But this volume’s signal contributions lie elsewhere. Readers will benefit greatly from its author’s discussion of historical ethics and his practical advice about how to define and narrow a research topic, formulate meaningful historical questions, interpret sources, take notes and present one’s findings in a compelling manner, whether in a book, a scholarly or popular article, or on social media. Even experienced historians will learn from his discussion of publishing in today’s overcrowded scholarly marketplace.
Anything but a dry compendium of thou shalls and thou shan’ts, Schrag’s guide is written in an engaging style and is interspersed with striking examples drawn from recent historical scholarship.
Unlike the seemingly impersonal, omniscient and seemingly value-free how-to books on historical research that litter library shelves and largely go unread, this volume advances several arguments. Effective historical writing, in Schrag’s view:
- Combines analysis and storytelling, with characters, conflicts, plots and outcomes.
- Focuses on individuals and their choices and struggles.
- Takes part in ongoing debates or tests an existing theory or interpretation.
- Speaks to the issues of our time.
In his discussion of historical ethics, Schrag offers sage advice about the importance of avoiding confirmation bias, exhibiting historical empathy—even when dealing with individuals we find repellent—the need to refrain from rendering crude and simplistic historical judgments, and the importance of recognizing that historical truth is inevitably provisional.
Students, I suspect, will find Schrag’s counsel about selecting a meaningful research topic and formulating a historical argument especially useful. Dialectics are central to his advice: refine, refute or reaffirm an existing interpretation; fill a gap; introduce a fresh perspective; focus on previously ignored historical actors and sources; or extend an existing debate or interpretation into a novel context.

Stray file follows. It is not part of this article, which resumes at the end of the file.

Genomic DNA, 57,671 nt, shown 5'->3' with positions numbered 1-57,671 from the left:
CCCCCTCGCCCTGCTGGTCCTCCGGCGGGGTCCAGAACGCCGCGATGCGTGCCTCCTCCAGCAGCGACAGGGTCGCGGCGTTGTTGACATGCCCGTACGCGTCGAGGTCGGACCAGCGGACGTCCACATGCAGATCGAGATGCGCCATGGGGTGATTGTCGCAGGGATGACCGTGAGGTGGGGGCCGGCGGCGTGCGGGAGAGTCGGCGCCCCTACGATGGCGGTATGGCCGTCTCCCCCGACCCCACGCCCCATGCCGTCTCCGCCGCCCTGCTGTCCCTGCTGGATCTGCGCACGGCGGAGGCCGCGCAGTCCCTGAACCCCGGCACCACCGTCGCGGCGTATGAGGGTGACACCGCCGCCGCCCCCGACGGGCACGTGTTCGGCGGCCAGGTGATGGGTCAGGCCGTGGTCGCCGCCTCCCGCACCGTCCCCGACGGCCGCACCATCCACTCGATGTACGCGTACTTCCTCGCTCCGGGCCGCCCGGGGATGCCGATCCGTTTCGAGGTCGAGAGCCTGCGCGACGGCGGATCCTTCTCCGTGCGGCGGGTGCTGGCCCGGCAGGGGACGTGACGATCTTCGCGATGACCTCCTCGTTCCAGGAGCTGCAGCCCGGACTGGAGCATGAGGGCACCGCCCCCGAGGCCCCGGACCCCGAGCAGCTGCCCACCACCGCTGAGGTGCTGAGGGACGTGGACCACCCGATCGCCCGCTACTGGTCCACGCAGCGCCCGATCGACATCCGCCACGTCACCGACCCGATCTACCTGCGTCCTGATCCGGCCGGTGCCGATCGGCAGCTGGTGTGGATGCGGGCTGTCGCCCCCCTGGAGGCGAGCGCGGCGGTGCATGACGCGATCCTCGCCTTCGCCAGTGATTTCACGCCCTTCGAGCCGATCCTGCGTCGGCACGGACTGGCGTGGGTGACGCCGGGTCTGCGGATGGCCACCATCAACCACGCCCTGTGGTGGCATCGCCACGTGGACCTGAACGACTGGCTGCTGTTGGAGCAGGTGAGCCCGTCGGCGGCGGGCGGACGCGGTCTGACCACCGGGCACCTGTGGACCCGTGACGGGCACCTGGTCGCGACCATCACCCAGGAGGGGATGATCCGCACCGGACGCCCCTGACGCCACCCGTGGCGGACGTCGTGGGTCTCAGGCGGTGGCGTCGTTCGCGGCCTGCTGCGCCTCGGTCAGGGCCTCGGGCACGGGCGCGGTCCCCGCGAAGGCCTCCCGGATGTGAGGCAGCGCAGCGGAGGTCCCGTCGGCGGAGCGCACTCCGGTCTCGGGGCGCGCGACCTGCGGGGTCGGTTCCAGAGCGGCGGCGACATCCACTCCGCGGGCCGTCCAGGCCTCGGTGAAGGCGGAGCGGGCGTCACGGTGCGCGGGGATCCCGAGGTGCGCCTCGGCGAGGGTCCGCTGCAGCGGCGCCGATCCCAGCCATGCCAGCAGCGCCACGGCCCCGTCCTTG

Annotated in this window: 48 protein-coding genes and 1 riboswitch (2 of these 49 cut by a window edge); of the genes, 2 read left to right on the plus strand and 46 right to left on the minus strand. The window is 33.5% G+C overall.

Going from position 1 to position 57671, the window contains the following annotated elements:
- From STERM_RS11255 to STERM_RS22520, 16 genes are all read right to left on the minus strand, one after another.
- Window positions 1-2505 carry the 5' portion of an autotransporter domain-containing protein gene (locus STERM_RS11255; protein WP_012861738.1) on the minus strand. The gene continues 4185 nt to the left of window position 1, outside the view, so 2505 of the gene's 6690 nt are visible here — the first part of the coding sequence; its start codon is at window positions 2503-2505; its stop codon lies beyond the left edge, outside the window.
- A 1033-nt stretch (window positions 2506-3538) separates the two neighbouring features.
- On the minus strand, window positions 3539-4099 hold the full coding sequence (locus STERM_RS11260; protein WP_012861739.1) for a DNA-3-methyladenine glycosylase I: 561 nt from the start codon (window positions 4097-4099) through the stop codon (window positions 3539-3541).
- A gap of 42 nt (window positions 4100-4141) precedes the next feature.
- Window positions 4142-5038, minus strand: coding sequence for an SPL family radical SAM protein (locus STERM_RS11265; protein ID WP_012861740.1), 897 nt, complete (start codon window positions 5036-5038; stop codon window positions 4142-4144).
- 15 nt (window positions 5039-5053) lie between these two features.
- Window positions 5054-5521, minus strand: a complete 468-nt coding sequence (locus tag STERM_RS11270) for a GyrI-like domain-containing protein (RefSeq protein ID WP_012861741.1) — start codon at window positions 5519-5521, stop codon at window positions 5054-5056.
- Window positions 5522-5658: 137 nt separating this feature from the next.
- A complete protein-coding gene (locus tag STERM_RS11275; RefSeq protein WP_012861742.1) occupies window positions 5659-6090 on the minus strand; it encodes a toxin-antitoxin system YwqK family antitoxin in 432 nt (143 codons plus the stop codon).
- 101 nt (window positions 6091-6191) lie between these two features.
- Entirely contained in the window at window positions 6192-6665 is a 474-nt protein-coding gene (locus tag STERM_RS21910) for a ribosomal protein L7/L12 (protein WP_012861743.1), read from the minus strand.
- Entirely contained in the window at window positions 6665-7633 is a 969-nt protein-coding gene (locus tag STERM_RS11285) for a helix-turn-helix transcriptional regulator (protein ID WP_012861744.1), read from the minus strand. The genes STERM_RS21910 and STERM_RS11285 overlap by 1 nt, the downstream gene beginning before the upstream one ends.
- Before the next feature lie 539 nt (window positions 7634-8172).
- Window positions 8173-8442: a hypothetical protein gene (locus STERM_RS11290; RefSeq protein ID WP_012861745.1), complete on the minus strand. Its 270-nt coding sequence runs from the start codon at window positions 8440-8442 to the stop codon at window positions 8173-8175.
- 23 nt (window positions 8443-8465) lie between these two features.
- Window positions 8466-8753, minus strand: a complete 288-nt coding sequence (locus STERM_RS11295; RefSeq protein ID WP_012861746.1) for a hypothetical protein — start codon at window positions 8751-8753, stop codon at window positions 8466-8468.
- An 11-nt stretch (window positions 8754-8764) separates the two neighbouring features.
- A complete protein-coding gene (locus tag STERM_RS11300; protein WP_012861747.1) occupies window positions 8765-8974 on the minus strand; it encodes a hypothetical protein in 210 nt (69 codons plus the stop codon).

Especially suggestive is Schrag’s discussion about the introduction of words at particular historical moments—for example, words like “industry,” “factory,” “middle class,” “working class,” “capitalism,” “liberal,” “conservative,” “strike,” “scientists” and “ideology” between 1789 and 1848, or of influential metaphors, like “safety valve,” that shaped public discourse.
I consider the book’s single most valuable contribution its advice about how to write better. Schrag discusses how to craft an engaging lead, write powerful topic sentences, signpost an argument and integrate quotations and nontextual evidence seamlessly. But his most helpful suggestion is to transform an argument and evidence into a story—a narrative with an arc, guiding metaphors, protagonists and antagonists, witnesses and bystanders, and conflict, competition or struggle.
History has maintained its readership precisely because it has remained true to its historical roots:
- By speaking to enduring philosophical and ethical issues—about contingency and determinism, inevitability and unpredictability, individual agency, accident and long-term historical processes—and to the challenges of rendering historical judgment while recognizing that the past is a foreign country, with its own culture, circumstances and moral frameworks.
- By studying human nature and character not in the abstract but in authentic historical contexts and circumstances.
- By connecting past to present in a nuanced manner.
- By engaging in storytelling, embedding arguments within a narrative framework and recognizing the importance of writing for the ear and the imagination.
History that fails to do those things, as Nietzsche understood, is nothing more than antiquarianism and its authors no more than pedants.
Historians should not forget that Clio was not only the muse of history but of lyre playing. We are custodians, guardians, preservers and protectors of our collective past, but our voices will go unheard unless our words are transformed into music.
Steven Mintz is professor of history at the University of Texas at Austin.